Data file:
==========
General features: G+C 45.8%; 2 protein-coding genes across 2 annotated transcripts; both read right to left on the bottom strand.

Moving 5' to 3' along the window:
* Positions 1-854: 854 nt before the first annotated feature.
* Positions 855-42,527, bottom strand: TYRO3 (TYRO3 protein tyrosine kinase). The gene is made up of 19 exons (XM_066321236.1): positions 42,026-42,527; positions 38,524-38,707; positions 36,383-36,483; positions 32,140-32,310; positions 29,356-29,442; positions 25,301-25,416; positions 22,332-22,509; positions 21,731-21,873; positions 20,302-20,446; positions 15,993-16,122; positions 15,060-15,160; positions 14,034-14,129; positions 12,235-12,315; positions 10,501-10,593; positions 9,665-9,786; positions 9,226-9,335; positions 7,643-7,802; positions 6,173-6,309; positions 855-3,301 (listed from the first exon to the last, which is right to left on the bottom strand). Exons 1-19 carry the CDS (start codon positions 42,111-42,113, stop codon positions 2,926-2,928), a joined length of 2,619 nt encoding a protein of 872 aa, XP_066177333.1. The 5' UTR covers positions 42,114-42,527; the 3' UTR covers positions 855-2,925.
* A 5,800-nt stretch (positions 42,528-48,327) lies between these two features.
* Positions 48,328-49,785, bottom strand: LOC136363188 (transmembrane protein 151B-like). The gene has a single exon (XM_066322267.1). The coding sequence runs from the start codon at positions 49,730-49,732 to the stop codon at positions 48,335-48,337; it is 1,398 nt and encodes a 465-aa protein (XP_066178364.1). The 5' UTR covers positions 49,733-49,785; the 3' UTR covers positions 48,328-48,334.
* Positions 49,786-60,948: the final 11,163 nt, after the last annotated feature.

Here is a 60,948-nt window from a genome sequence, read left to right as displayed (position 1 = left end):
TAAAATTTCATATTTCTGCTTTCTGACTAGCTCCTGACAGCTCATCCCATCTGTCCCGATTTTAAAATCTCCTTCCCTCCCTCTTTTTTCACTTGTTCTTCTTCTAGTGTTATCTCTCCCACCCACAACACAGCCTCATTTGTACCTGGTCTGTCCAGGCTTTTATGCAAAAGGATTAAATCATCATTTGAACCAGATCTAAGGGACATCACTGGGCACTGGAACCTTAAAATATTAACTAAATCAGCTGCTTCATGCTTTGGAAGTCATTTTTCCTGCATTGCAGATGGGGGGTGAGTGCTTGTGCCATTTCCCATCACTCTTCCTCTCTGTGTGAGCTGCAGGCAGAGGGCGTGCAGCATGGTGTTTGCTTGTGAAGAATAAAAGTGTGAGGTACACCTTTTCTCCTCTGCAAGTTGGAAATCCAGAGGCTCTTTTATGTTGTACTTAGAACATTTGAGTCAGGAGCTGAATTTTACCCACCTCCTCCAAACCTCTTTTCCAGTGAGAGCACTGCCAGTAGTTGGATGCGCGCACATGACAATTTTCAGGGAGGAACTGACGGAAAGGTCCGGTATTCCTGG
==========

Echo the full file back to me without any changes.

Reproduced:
General features: G+C 45.8%; 2 protein-coding genes across 2 annotated transcripts; both read right to left on the bottom strand.

Moving 5' to 3' along the window:
* Positions 1-854: 854 nt before the first annotated feature.
* Positions 855-42,527, bottom strand: TYRO3 (TYRO3 protein tyrosine kinase). The gene is made up of 19 exons (XM_066321236.1): positions 42,026-42,527; positions 38,524-38,707; positions 36,383-36,483; positions 32,140-32,310; positions 29,356-29,442; positions 25,301-25,416; positions 22,332-22,509; positions 21,731-21,873; positions 20,302-20,446; positions 15,993-16,122; positions 15,060-15,160; positions 14,034-14,129; positions 12,235-12,315; positions 10,501-10,593; positions 9,665-9,786; positions 9,226-9,335; positions 7,643-7,802; positions 6,173-6,309; positions 855-3,301 (listed from the first exon to the last, which is right to left on the bottom strand). Exons 1-19 carry the CDS (start codon positions 42,111-42,113, stop codon positions 2,926-2,928), a joined length of 2,619 nt encoding a protein of 872 aa, XP_066177333.1. The 5' UTR covers positions 42,114-42,527; the 3' UTR covers positions 855-2,925.
* A 5,800-nt stretch (positions 42,528-48,327) lies between these two features.
* Positions 48,328-49,785, bottom strand: LOC136363188 (transmembrane protein 151B-like). The gene has a single exon (XM_066322267.1). The coding sequence runs from the start codon at positions 49,730-49,732 to the stop codon at positions 48,335-48,337; it is 1,398 nt and encodes a 465-aa protein (XP_066178364.1). The 5' UTR covers positions 49,733-49,785; the 3' UTR covers positions 48,328-48,334.
* Positions 49,786-60,948: the final 11,163 nt, after the last annotated feature.

Here is a 60,948-nt window from a genome sequence, read left to right as displayed (position 1 = left end):
TAAAATTTCATATTTCTGCTTTCTGACTAGCTCCTGACAGCTCATCCCATCTGTCCCGATTTTAAAATCTCCTTCCCTCCCTCTTTTTTCACTTGTTCTTCTTCTAGTGTTATCTCTCCCACCCACAACACAGCCTCATTTGTACCTGGTCTGTCCAGGCTTTTATGCAAAAGGATTAAATCATCATTTGAACCAGATCTAAGGGACATCACTGGGCACTGGAACCTTAAAATATTAACTAAATCAGCTGCTTCATGCTTTGGAAGTCATTTTTCCTGCATTGCAGATGGGGGGTGAGTGCTTGTGCCATTTCCCATCACTCTTCCTCTCTGTGTGAGCTGCAGGCAGAGGGCGTGCAGCATGGTGTTTGCTTGTGAAGAATAAAAGTGTGAGGTACACCTTTTCTCCTCTGCAAGTTGGAAATCCAGAGGCTCTTTTATGTTGTACTTAGAACATTTGAGTCAGGAGCTGAATTTTACCCACCTCCTCCAAACCTCTTTTCCAGTGAGAGCACTGCCAGTAGTTGGATGCGCGCACATGACAATTTTCAGGGAGGAACTGACGGAAAGGTCCGGTATTCCTGG